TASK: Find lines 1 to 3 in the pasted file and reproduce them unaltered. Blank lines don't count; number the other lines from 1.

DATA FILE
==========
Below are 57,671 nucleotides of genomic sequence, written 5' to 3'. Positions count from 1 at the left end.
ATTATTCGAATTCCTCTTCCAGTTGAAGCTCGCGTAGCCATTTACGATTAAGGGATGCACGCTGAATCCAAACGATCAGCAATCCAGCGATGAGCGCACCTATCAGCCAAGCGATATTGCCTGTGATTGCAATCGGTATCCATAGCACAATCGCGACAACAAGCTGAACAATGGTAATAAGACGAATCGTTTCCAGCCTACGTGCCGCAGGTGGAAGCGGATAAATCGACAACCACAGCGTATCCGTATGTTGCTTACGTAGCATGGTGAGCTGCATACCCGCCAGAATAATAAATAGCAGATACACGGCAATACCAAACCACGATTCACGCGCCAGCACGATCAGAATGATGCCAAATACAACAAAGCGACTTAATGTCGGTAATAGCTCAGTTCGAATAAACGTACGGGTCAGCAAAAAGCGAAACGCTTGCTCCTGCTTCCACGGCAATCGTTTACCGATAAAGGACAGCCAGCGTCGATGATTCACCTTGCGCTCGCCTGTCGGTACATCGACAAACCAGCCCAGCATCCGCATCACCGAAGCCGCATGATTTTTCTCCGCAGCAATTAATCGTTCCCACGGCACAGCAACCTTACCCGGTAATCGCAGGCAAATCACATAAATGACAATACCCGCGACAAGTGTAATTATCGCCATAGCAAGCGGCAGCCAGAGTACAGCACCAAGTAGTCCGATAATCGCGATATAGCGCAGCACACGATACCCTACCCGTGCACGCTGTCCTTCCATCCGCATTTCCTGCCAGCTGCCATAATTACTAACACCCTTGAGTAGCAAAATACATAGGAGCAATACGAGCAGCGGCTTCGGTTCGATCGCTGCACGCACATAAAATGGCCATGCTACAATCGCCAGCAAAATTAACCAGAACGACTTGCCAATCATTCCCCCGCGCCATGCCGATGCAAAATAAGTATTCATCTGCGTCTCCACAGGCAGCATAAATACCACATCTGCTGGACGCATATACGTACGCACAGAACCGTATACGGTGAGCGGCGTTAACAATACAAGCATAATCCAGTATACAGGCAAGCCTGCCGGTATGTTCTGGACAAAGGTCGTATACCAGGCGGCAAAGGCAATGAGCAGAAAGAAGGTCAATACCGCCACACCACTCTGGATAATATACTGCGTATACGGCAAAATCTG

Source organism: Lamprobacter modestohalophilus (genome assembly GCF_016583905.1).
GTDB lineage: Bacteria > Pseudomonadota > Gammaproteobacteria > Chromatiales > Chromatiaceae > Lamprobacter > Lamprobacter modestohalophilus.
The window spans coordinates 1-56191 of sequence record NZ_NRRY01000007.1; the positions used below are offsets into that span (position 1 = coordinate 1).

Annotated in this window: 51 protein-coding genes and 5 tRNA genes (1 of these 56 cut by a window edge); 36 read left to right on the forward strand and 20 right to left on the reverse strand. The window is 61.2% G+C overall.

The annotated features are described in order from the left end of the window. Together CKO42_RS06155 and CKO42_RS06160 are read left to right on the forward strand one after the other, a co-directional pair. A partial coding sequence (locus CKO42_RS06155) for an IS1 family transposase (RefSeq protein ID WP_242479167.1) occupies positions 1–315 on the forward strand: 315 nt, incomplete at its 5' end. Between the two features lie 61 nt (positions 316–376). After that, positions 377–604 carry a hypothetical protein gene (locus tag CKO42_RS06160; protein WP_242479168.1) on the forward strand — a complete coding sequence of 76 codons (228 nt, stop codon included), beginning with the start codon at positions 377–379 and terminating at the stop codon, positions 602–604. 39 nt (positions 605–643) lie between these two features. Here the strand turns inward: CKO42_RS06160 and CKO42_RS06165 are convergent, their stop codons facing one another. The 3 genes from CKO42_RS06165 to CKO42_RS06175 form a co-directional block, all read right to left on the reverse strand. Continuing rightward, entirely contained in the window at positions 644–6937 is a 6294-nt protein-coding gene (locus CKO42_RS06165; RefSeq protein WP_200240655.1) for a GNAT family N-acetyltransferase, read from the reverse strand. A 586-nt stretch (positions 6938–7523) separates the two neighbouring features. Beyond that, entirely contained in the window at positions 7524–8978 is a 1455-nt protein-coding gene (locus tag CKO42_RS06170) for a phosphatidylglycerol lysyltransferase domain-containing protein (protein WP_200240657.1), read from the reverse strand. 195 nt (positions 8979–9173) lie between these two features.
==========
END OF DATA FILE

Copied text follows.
Below are 57,671 nucleotides of genomic sequence, written 5' to 3'. Positions count from 1 at the left end.
ATTATTCGAATTCCTCTTCCAGTTGAAGCTCGCGTAGCCATTTACGATTAAGGGATGCACGCTGAATCCAAACGATCAGCAATCCAGCGATGAGCGCACCTATCAGCCAAGCGATATTGCCTGTGATTGCAATCGGTATCCATAGCACAATCGCGACAACAAGCTGAACAATGGTAATAAGACGAATCGTTTCCAGCCTACGTGCCGCAGGTGGAAGCGGATAAATCGACAACCACAGCGTATCCGTATGTTGCTTACGTAGCATGGTGAGCTGCATACCCGCCAGAATAATAAATAGCAGATACACGGCAATACCAAACCACGATTCACGCGCCAGCACGATCAGAATGATGCCAAATACAACAAAGCGACTTAATGTCGGTAATAGCTCAGTTCGAATAAACGTACGGGTCAGCAAAAAGCGAAACGCTTGCTCCTGCTTCCACGGCAATCGTTTACCGATAAAGGACAGCCAGCGTCGATGATTCACCTTGCGCTCGCCTGTCGGTACATCGACAAACCAGCCCAGCATCCGCATCACCGAAGCCGCATGATTTTTCTCCGCAGCAATTAATCGTTCCCACGGCACAGCAACCTTACCCGGTAATCGCAGGCAAATCACATAAATGACAATACCCGCGACAAGTGTAATTATCGCCATAGCAAGCGGCAGCCAGAGTACAGCACCAAGTAGTCCGATAATCGCGATATAGCGCAGCACACGATACCCTACCCGTGCACGCTGTCCTTCCATCCGCATTTCCTGCCAGCTGCCATAATTACTAACACCCTTGAGTAGCAAAATACATAGGAGCAATACGAGCAGCGGCTTCGGTTCGATCGCTGCACGCACATAAAATGGCCATGCTACAATCGCCAGCAAAATTAACCAGAACGACTTGCCAATCATTCCCCCGCGCCATGCCGATGCAAAATAAGTATTCATCTGCGTCTCCACAGGCAGCATAAATACCACATCTGCTGGACGCATATACGTACGCACAGAACCGTATACGGTGAGCGGCGTTAACAATACAAGCATAATCCAGTATACAGGCAAGCCTGCCGGTATGTTCTGGACAAAGGTCGTATACCAGGCGGCAAAGGCAATGAGCAGAAAGAAGGTCAATACCGCCACACCACTCTGGATAATATACTGCGTATACGGCAAAATCTG

Source organism: Lamprobacter modestohalophilus (genome assembly GCF_016583905.1).